The outreach dimension of an MFI is influenced by its clientele base. The NAB is a prominent measure of the breadth of outreach. Small-sized institutions naturally have lesser outreach so we expect NAB to relate positively to the breadth of outreach. In addition, the proportion of women borrowers has been found to be high (62%) as microfinance clients in Africa. This is significant in view of the rapid expansion of the sector. We use the PFB as a second dependent variable for breadth to help distinguish between the general outreach of MFIs from that of outreach focus on women. Both variables are expected to have positive impacts on MFI activities.

The study included a number of institutional level variables assumed to have an impact on MFIs outreach based on literature review as independent variables. Borrower per staff member (BSM) is a productivity measure that captures the level of staff performance. A productive MFI should have positive impacts on outreach to clients. Credit risk has been identified as one key factor that drives down the profitability of MFIs in SSA (CGAP 2010). Portfolio at risk (PAR) which is measured as the proportion of loans overdue for repayment after 30 days have passed is included to assess the performance of management in loan recovery. Higher PAR values typically reflect management inefficiency in loan collections, hence, deterioration of the loan portfolio quality. A negative relationship is expected between PAR and MFI outreach.

A well-sustained MFI can have greater outreach to the poor. Operational self-sufficiency (OSS) measures MFIs’ ability to cover operating costs using revenues generated and we expect a positive relationship with outreach. Financial performance of institutions also drives their level of outreach and return on assets (ROA), and return on equity (ROE) is included to measure profitability. The generation of positive returns can greatly impact on the social mission of institutions through investments in improved technology that enhances cost efficiency in service delivery to poorer clients. At the same time, MFIs can adopt a turnover strategy by serving more clients with smaller loan sizes and in the process achieve high clients per employee ratios. Thus, better labour productivity performances can result from socially oriented programmes (Morduch, Hashemi & Littlefield 2003).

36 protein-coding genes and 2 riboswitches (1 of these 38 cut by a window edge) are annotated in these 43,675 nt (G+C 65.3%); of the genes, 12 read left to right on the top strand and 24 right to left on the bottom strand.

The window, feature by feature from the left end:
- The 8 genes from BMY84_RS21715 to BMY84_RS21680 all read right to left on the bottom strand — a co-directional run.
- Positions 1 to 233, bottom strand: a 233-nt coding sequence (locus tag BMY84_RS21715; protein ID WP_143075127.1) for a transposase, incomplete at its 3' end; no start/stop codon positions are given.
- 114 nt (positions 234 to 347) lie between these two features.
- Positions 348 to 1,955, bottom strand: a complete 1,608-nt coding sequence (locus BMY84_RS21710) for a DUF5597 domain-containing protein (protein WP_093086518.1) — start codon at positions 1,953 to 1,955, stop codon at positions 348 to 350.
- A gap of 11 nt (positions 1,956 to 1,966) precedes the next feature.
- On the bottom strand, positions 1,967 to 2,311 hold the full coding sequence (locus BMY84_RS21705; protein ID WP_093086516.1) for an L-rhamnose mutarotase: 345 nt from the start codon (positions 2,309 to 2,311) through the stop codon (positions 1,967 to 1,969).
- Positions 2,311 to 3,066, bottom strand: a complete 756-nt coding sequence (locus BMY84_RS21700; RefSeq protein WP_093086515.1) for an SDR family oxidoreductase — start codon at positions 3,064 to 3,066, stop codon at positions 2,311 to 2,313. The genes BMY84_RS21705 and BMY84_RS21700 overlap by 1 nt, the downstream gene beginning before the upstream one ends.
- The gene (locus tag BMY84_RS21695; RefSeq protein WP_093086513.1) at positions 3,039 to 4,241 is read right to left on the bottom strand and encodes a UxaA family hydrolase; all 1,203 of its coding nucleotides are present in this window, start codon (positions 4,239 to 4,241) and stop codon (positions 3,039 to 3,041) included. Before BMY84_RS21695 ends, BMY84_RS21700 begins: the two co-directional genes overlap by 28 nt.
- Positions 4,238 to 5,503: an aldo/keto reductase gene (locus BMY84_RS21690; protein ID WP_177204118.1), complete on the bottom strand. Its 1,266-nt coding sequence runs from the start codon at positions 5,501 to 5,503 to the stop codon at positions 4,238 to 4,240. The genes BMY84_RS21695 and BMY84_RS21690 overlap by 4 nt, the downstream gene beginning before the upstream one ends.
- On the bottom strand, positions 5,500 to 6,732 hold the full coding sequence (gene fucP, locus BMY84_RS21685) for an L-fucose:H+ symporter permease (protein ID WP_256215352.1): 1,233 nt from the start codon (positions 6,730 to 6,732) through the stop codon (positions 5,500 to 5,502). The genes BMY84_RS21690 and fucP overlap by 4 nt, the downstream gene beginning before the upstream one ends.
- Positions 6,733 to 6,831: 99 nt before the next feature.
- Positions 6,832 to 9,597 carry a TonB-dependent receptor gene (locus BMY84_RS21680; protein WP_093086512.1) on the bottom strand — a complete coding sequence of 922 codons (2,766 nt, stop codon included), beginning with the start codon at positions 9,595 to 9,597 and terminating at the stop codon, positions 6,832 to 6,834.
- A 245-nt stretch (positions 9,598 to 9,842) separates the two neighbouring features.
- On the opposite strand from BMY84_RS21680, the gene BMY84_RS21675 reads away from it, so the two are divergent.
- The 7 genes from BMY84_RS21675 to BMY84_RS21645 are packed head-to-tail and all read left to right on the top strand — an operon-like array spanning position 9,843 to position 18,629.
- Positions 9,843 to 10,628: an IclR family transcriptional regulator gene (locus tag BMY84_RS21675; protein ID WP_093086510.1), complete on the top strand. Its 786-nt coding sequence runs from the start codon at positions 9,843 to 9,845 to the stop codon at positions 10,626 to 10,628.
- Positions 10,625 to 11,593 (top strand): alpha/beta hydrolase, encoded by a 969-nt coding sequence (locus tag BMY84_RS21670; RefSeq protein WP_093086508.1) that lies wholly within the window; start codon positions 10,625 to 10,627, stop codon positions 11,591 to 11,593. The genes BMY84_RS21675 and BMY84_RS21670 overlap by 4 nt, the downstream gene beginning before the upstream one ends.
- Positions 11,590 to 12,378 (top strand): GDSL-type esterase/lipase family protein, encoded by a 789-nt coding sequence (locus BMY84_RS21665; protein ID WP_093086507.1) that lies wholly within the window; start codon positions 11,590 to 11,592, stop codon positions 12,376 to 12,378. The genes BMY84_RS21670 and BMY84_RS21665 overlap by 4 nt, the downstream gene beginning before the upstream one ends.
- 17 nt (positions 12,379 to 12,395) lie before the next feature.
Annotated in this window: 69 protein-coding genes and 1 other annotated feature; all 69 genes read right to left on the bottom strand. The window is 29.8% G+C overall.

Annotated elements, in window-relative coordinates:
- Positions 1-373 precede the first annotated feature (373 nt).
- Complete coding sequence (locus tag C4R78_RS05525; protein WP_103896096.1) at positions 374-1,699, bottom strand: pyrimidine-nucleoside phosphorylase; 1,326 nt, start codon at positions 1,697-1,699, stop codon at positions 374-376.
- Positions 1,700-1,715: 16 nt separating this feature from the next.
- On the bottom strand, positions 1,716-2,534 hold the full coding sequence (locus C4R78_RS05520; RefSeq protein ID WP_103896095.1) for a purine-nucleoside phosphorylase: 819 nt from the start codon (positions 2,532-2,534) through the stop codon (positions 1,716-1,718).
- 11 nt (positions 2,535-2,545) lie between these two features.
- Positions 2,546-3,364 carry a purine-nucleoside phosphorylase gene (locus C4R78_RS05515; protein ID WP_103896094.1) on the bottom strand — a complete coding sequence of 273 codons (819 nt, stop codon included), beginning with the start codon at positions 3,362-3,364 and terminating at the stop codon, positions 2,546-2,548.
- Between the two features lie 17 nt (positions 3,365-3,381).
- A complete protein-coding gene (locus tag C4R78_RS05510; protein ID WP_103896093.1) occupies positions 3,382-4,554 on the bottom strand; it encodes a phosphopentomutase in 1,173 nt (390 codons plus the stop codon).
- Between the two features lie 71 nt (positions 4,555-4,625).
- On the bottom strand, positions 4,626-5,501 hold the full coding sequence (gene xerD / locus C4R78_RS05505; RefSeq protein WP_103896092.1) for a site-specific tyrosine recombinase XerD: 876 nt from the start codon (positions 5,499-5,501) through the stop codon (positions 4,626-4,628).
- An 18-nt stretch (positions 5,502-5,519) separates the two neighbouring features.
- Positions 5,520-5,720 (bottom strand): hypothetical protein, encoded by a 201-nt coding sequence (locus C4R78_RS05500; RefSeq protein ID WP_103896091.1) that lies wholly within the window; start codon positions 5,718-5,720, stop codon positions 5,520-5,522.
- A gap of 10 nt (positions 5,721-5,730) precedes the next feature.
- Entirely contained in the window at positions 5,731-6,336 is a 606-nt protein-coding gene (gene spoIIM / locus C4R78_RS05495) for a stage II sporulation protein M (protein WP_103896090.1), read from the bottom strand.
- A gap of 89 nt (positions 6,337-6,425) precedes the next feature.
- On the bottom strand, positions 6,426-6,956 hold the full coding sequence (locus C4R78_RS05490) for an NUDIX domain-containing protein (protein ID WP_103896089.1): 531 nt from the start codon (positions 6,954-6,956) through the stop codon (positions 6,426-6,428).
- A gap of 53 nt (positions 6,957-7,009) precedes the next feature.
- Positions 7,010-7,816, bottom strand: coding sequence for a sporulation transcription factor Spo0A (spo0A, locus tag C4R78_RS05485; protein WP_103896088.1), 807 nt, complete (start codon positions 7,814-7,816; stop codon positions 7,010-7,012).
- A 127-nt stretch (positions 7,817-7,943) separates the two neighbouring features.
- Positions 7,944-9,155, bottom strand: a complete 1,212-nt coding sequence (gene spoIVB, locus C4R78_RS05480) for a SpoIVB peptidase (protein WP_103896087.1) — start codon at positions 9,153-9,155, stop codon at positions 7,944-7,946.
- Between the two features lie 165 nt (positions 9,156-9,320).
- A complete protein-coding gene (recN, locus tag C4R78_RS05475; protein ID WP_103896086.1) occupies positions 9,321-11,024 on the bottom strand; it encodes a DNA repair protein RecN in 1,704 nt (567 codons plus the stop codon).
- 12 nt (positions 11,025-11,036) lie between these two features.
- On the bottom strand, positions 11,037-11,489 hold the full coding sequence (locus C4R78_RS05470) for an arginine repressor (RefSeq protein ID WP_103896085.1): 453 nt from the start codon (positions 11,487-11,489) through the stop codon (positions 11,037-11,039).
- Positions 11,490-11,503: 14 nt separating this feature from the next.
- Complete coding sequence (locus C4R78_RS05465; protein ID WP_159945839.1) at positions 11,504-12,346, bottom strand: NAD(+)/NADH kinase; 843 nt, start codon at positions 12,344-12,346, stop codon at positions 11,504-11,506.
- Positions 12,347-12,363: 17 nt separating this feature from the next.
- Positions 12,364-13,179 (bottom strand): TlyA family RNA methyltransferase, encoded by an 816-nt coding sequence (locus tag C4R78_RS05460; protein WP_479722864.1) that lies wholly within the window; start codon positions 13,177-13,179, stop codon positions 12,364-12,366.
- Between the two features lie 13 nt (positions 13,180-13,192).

Interest gained from operations is necessary not just to cover the cost of operations and satisfy the interest of shareholders but also to expand infrastructure and improved upon the quality of service delivery. However, the positive role of interest in expanding the frontiers of institutions while recognised has received mixed reactions in microfinance. The yield on gross portfolio (YLD) is used to proxy MFIs lending interest rate to clients. Market-based interest rates as argued by the welfarist are more likely to limit the economic participation of the poor in microfinance markets as they cannot afford such high-interest rates. Rising interest rates are expected to lead to a decline in microfinance outreach to the poor.